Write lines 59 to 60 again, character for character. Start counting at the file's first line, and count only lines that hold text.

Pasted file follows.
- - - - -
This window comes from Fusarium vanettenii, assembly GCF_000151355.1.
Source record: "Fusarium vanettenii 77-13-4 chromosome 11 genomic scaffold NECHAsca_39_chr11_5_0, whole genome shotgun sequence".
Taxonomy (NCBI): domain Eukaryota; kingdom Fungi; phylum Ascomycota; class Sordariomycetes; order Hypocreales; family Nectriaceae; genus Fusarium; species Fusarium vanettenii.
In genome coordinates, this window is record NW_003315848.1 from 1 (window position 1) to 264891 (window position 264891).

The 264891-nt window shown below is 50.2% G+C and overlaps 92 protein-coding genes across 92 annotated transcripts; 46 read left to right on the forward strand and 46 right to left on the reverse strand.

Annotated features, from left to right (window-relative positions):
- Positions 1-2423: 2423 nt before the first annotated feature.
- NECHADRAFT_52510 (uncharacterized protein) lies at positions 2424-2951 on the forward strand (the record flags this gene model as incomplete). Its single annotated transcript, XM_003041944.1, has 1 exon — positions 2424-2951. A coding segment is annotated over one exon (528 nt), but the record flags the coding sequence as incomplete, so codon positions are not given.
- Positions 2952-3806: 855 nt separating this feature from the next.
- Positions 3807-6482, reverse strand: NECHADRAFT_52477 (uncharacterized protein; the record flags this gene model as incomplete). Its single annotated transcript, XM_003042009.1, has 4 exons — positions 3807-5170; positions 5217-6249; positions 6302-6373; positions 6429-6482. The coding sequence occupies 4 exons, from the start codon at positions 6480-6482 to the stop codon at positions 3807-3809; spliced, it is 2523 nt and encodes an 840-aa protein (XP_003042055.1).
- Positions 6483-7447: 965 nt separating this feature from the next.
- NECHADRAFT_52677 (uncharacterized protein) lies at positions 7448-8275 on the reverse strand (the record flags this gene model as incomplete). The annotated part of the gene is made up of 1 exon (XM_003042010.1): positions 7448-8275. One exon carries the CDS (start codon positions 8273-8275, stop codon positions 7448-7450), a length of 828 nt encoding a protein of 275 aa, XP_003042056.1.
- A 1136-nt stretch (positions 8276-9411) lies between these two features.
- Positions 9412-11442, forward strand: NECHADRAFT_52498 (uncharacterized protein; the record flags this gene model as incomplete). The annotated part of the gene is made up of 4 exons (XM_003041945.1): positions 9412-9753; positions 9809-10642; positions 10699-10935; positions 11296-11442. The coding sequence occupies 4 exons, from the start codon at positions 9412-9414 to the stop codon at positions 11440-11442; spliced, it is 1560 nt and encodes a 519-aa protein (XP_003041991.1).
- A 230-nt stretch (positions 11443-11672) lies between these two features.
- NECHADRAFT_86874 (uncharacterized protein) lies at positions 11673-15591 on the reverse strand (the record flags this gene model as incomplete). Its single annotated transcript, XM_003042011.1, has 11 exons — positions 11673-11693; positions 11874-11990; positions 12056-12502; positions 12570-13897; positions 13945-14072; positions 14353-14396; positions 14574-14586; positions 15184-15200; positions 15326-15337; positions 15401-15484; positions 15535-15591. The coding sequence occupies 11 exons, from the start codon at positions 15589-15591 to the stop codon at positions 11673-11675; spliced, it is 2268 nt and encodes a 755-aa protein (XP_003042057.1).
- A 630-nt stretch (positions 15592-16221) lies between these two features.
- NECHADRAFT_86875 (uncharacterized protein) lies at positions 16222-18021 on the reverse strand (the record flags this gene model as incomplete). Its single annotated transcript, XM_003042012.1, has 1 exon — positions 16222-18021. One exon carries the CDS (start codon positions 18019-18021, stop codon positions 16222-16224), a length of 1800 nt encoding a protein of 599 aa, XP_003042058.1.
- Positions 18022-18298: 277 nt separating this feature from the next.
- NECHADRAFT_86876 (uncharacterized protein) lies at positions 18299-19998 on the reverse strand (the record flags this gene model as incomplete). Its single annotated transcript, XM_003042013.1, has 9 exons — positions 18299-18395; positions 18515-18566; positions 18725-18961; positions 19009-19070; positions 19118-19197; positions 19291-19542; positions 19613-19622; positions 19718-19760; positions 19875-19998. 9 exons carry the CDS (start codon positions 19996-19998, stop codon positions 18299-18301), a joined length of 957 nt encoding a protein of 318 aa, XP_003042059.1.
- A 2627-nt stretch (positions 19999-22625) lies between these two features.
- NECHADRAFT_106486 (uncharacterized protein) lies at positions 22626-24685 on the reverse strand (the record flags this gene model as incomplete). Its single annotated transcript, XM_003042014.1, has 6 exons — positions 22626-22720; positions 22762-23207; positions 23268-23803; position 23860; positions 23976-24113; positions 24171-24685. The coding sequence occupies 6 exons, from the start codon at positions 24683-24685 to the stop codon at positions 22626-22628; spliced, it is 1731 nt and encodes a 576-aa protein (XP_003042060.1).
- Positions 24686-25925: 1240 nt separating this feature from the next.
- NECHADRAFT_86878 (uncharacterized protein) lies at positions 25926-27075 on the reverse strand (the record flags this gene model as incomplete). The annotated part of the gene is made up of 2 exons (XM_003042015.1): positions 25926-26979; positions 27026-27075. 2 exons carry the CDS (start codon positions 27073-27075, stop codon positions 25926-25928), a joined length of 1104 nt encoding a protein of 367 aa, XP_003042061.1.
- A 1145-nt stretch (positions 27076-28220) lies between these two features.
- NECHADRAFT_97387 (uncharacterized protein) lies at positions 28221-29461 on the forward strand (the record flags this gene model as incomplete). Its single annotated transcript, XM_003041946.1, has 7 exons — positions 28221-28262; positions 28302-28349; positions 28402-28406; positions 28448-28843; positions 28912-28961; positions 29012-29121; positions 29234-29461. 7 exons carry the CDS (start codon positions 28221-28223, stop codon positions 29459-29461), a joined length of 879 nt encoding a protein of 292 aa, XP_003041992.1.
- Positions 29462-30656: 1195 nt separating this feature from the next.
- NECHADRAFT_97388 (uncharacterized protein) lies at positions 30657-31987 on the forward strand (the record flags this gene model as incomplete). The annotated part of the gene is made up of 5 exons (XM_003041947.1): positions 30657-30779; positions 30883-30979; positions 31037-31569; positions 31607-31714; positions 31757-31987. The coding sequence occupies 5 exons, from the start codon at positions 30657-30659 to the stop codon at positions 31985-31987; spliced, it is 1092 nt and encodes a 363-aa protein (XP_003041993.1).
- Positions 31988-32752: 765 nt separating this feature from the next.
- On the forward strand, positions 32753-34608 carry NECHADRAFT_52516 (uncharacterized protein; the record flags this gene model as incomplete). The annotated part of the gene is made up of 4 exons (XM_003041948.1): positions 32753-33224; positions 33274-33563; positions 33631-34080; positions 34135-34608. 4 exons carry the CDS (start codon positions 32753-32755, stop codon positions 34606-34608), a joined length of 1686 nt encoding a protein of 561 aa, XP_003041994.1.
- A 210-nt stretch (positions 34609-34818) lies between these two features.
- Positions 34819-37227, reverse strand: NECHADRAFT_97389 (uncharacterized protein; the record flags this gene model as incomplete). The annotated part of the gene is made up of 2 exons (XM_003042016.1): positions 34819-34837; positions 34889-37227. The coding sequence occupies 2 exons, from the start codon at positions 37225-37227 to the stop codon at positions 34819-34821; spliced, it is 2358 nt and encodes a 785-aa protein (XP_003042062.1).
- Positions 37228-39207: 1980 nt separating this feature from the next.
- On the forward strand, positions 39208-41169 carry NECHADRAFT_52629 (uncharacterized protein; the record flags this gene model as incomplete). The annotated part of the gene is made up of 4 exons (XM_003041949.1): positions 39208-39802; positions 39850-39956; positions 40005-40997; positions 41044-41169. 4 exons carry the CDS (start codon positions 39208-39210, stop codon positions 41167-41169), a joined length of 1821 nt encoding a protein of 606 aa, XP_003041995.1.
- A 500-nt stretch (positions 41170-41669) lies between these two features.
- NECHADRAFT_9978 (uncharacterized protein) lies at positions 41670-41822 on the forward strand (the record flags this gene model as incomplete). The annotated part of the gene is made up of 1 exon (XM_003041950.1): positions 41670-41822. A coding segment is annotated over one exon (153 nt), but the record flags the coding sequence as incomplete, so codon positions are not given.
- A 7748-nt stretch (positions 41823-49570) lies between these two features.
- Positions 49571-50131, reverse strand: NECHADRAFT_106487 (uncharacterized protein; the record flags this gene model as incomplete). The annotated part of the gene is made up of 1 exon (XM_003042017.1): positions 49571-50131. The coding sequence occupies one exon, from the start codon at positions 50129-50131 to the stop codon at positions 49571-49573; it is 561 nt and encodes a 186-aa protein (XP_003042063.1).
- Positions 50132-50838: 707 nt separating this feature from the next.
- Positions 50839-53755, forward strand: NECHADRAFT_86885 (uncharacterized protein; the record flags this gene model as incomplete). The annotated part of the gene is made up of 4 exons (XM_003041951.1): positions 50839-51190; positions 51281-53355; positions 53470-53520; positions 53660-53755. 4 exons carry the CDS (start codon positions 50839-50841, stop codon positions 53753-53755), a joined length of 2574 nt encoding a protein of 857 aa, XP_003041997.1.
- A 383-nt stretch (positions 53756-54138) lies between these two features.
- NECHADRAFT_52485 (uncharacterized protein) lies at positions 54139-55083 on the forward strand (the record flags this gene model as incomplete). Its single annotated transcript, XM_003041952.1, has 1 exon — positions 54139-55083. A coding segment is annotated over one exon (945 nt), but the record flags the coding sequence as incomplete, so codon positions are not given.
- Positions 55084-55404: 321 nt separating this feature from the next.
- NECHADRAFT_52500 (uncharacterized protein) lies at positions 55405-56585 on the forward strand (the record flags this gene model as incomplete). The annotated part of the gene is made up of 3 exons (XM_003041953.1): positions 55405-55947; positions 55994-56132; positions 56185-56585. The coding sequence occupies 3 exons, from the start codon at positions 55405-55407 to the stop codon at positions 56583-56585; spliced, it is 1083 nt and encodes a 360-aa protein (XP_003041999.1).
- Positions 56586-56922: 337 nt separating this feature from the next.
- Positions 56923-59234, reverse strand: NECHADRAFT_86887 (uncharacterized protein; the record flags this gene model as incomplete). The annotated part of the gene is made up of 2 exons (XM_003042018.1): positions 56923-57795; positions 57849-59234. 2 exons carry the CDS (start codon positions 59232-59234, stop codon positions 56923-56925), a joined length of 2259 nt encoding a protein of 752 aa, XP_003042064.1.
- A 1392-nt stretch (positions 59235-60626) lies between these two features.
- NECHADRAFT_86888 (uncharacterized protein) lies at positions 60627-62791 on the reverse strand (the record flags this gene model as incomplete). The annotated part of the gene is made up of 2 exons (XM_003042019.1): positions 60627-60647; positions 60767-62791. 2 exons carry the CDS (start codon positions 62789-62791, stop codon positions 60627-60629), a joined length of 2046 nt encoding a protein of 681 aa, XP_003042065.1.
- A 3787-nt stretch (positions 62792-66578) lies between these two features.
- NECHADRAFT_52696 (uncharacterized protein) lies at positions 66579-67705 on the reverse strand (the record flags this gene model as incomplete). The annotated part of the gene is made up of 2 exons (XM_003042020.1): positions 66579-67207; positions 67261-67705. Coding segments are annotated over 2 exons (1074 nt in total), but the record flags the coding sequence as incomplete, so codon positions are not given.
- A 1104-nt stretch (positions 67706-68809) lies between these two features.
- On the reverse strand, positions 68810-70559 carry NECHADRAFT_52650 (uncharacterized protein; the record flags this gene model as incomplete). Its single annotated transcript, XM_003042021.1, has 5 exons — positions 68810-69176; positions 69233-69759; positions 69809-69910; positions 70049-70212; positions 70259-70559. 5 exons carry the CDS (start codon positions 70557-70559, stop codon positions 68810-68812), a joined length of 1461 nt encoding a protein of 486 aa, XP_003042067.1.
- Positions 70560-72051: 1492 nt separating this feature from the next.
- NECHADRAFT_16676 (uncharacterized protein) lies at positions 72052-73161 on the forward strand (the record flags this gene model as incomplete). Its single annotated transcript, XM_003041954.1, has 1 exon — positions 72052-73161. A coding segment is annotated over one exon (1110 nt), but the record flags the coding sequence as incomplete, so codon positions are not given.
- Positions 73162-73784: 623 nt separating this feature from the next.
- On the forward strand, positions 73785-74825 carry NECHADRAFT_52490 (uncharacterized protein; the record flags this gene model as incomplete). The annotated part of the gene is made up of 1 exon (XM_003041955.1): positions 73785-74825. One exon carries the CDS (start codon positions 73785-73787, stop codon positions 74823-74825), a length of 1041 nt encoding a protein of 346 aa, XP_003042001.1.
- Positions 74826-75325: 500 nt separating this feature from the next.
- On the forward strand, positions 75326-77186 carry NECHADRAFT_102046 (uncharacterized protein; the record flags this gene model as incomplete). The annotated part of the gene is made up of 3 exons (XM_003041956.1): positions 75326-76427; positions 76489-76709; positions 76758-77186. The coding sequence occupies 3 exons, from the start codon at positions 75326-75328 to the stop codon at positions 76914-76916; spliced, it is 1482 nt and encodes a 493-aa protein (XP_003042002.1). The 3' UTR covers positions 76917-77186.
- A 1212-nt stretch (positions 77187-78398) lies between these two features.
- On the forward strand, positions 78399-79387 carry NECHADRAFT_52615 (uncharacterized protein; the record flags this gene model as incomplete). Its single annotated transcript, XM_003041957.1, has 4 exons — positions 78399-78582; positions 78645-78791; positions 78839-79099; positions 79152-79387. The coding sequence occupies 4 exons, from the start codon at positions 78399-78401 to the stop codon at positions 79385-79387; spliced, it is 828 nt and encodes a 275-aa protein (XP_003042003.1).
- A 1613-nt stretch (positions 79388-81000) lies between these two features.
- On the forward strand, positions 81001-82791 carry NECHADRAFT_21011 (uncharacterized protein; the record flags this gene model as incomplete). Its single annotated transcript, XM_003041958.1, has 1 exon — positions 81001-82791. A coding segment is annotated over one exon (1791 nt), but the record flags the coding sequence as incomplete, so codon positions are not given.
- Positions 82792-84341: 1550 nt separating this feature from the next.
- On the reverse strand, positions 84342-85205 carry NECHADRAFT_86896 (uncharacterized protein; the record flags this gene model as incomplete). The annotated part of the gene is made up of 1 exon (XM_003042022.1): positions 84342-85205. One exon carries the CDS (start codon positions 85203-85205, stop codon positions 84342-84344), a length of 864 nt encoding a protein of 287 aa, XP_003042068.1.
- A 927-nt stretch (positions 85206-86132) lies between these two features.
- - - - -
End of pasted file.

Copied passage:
- A 1212-nt stretch (positions 77187-78398) lies between these two features.
- On the forward strand, positions 78399-79387 carry NECHADRAFT_52615 (uncharacterized protein; the record flags this gene model as incomplete). Its single annotated transcript, XM_003041957.1, has 4 exons — positions 78399-78582; positions 78645-78791; positions 78839-79099; positions 79152-79387. The coding sequence occupies 4 exons, from the start codon at positions 78399-78401 to the stop codon at positions 79385-79387; spliced, it is 828 nt and encodes a 275-aa protein (XP_003042003.1).